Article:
There are strict driving hours requirements in the road transport industry. The introduction of delays may make it necessary for there to be a second driver in cases where it is now possible to undertake deliveries with a single driver.
As with road transport operators’ licences, drivers’ certifications themselves are based on common EU regulations. One of the biggest problems on traffic from Turkey which has had a customs union with the European Union for decades is delays caused around documentation to prove compliance with operators and driver’s certification and licensing.
Subject to their general stockholding considerations, capacity and the possibilities of making sales (subject to a risk of a downturn in sales if applicable) some traders might find it desirable, to bring forward or increase their supplies of stock within the island of Ireland to mitigate against disruption in access to supplies or an increase in the costs of making supplies around likely no deal exit risk dates.
Many traders undertook a certain level of stockpiling both of their supplies of materials and the products they sell around the 2019 Brexit risk dates. Traders will best know their own stock holding costs and the logistical possibilities of acquiring and storing stock for periods around the exit dates. On the one hand, there could be considerable wasted expenditure. On the other hand, having stockpiled could be critical to maintaining and fulfilling existing customers requirements and maintaining their confidence. These may be difficult business decisions.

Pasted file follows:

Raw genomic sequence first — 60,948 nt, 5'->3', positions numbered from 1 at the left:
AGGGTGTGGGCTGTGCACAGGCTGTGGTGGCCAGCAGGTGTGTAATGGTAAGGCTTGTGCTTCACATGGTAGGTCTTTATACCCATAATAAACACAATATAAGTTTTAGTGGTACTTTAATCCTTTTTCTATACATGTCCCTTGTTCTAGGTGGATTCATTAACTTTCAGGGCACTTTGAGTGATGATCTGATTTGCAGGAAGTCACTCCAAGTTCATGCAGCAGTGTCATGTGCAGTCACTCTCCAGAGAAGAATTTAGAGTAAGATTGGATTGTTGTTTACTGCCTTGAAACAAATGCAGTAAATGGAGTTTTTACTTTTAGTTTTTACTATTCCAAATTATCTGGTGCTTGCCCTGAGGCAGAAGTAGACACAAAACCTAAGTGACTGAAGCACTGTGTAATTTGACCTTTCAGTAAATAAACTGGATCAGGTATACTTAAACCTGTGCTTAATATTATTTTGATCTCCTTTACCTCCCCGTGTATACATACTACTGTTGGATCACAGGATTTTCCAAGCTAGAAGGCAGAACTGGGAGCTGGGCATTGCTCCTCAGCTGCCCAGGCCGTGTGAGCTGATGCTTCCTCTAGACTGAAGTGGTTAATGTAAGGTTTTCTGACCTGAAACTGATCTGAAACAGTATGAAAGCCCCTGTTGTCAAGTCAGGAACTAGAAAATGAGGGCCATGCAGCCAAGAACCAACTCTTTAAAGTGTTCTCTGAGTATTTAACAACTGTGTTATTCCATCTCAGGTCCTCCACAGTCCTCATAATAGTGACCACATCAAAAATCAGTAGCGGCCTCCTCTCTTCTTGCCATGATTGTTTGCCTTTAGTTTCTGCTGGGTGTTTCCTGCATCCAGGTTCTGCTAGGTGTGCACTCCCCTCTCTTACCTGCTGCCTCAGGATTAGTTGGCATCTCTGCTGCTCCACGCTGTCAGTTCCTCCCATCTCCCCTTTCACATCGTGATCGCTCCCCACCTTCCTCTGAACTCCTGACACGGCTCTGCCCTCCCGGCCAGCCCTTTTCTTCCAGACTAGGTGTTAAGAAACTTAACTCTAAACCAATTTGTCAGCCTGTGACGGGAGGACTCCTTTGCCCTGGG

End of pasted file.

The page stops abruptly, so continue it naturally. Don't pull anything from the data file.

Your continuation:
Traders may need to consider from the perspective of any existing contract commitments they might have and more generally in the context of maintaining customer trust, continuity of supply and maintaining the customer relationship, holding or being in a position to have immediate access to a buffer quantity of supplies to mitigate against any shortages and the risks of losing custom to another provider.
Putting in place buffer stock arrangements could involve significant work and costs. Traders could have to assess if such steps were worthwhile with reference to the risk that they could not get a product to the customer or from the supplier for a critical period after UK exit from the EU.
There is an increased working capital cost in stockpiling. In the event of a no deal exit and even an exit with an EU UK agreement, there is a risk in the case of sales to the Sterling area, of a fall in sterling, if it is unexpected. There might be a sudden economic slowdown affecting the economy as a whole and the industries to which traders supply in the event of a shock caused by a no deal exit. This may affect their sales, devaluing their stock, in addition to the sterling fall.